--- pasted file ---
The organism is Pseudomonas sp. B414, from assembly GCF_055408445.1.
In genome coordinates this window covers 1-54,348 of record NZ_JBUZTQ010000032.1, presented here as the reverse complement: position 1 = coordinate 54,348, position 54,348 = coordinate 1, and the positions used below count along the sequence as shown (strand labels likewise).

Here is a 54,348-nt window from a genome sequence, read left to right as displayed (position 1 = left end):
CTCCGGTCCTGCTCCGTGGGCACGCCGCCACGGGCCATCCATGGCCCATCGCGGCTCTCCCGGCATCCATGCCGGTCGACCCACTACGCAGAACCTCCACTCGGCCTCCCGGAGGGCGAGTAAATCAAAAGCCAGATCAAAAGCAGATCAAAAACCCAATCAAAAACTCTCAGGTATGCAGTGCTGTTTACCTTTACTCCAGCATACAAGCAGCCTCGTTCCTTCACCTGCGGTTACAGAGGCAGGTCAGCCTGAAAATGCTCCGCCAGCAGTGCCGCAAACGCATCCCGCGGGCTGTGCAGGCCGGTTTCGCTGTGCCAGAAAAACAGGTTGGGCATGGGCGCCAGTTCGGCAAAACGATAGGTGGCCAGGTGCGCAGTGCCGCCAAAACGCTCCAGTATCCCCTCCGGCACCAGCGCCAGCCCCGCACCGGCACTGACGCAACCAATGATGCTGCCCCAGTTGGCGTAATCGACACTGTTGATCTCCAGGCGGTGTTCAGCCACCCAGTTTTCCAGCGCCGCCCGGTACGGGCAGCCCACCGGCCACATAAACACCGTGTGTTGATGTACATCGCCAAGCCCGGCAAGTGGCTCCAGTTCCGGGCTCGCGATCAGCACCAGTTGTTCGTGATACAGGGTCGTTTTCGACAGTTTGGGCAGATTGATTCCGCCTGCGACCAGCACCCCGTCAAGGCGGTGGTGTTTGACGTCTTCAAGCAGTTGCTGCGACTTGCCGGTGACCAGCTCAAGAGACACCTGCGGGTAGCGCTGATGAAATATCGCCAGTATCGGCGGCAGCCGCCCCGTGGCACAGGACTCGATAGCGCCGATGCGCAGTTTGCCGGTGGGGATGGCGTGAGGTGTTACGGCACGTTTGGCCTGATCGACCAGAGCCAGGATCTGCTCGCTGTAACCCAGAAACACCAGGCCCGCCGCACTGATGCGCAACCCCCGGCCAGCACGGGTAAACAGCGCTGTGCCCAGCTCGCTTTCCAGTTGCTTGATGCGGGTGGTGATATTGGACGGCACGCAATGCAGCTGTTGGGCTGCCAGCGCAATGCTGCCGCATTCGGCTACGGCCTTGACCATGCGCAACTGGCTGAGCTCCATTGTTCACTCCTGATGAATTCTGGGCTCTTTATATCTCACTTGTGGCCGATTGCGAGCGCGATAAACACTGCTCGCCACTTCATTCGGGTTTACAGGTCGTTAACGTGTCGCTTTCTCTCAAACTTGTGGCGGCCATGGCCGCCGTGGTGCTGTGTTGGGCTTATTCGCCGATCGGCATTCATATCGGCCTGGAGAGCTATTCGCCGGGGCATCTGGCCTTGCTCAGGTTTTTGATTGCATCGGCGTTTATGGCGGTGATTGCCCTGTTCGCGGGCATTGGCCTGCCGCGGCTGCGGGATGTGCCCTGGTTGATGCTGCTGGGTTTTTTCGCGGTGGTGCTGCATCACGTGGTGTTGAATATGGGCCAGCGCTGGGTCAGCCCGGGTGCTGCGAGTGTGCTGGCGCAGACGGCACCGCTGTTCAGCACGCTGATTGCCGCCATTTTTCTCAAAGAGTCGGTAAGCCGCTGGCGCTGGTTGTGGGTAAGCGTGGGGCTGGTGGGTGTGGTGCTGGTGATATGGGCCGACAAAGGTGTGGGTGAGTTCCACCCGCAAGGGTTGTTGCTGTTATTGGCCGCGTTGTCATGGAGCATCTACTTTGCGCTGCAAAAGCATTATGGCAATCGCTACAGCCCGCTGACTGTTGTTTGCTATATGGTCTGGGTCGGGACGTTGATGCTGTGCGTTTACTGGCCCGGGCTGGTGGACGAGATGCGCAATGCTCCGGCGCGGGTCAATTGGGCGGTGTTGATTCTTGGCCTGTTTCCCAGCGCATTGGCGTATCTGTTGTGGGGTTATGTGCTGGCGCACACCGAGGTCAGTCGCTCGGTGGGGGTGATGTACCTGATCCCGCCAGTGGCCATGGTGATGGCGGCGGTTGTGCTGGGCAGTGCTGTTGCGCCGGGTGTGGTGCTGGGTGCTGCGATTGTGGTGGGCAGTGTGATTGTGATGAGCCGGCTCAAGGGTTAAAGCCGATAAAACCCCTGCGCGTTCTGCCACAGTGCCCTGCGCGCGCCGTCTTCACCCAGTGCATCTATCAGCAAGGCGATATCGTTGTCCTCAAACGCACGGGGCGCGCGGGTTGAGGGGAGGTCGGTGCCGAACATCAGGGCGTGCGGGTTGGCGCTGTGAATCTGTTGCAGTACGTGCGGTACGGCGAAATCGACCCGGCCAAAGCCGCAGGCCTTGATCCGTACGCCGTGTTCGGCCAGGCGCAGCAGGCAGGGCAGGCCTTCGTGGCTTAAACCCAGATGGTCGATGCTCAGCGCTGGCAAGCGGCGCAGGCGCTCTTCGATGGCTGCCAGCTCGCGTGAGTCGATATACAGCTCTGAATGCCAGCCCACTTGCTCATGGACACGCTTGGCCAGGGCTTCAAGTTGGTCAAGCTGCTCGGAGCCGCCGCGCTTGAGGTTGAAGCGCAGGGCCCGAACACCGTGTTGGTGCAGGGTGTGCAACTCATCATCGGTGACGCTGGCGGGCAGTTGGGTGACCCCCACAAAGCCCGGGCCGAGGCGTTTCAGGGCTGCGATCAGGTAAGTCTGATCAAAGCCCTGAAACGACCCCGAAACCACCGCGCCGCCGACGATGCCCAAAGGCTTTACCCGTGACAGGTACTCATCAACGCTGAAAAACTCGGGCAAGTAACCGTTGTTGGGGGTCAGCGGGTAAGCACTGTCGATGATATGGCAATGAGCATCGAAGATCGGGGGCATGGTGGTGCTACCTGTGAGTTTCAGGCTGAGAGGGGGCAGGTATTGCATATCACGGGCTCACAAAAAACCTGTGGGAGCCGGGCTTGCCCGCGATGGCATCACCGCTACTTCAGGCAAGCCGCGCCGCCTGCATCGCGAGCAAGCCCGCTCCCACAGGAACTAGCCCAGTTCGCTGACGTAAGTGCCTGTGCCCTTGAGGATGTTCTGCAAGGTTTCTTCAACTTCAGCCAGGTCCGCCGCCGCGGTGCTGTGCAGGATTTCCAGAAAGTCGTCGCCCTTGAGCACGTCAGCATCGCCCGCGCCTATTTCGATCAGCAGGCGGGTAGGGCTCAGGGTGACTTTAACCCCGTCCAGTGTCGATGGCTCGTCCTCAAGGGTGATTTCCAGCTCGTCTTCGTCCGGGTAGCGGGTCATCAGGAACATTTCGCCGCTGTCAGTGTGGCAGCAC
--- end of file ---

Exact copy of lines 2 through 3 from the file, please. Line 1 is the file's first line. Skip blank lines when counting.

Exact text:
In genome coordinates this window covers 1-54,348 of record NZ_JBUZTQ010000032.1, presented here as the reverse complement: position 1 = coordinate 54,348, position 54,348 = coordinate 1, and the positions used below count along the sequence as shown (strand labels likewise).

Here is a 54,348-nt window from a genome sequence, read left to right as displayed (position 1 = left end):